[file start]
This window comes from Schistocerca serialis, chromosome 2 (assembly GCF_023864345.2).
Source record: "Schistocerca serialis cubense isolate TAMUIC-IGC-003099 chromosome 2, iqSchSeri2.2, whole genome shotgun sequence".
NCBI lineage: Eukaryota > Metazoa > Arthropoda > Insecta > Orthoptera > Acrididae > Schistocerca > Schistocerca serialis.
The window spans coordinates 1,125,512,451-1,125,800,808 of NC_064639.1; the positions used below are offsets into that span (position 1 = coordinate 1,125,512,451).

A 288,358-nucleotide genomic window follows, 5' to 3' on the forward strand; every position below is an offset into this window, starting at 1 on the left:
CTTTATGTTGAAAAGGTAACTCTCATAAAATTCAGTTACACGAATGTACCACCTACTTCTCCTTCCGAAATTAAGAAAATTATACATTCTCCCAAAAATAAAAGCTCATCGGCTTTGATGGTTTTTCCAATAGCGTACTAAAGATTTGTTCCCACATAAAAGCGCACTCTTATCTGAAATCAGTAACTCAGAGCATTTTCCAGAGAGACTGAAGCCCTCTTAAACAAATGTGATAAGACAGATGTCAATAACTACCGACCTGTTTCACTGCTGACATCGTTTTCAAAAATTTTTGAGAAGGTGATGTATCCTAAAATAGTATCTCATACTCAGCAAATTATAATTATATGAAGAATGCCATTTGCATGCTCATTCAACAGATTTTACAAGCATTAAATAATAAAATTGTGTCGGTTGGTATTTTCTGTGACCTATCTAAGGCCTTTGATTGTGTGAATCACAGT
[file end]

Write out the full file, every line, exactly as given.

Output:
This window comes from Schistocerca serialis, chromosome 2 (assembly GCF_023864345.2).
Source record: "Schistocerca serialis cubense isolate TAMUIC-IGC-003099 chromosome 2, iqSchSeri2.2, whole genome shotgun sequence".
NCBI lineage: Eukaryota > Metazoa > Arthropoda > Insecta > Orthoptera > Acrididae > Schistocerca > Schistocerca serialis.
The window spans coordinates 1,125,512,451-1,125,800,808 of NC_064639.1; the positions used below are offsets into that span (position 1 = coordinate 1,125,512,451).

A 288,358-nucleotide genomic window follows, 5' to 3' on the forward strand; every position below is an offset into this window, starting at 1 on the left:
CTTTATGTTGAAAAGGTAACTCTCATAAAATTCAGTTACACGAATGTACCACCTACTTCTCCTTCCGAAATTAAGAAAATTATACATTCTCCCAAAAATAAAAGCTCATCGGCTTTGATGGTTTTTCCAATAGCGTACTAAAGATTTGTTCCCACATAAAAGCGCACTCTTATCTGAAATCAGTAACTCAGAGCATTTTCCAGAGAGACTGAAGCCCTCTTAAACAAATGTGATAAGACAGATGTCAATAACTACCGACCTGTTTCACTGCTGACATCGTTTTCAAAAATTTTTGAGAAGGTGATGTATCCTAAAATAGTATCTCATACTCAGCAAATTATAATTATATGAAGAATGCCATTTGCATGCTCATTCAACAGATTTTACAAGCATTAAATAATAAAATTGTGTCGGTTGGTATTTTCTGTGACCTATCTAAGGCCTTTGATTGTGTGAATCACAGT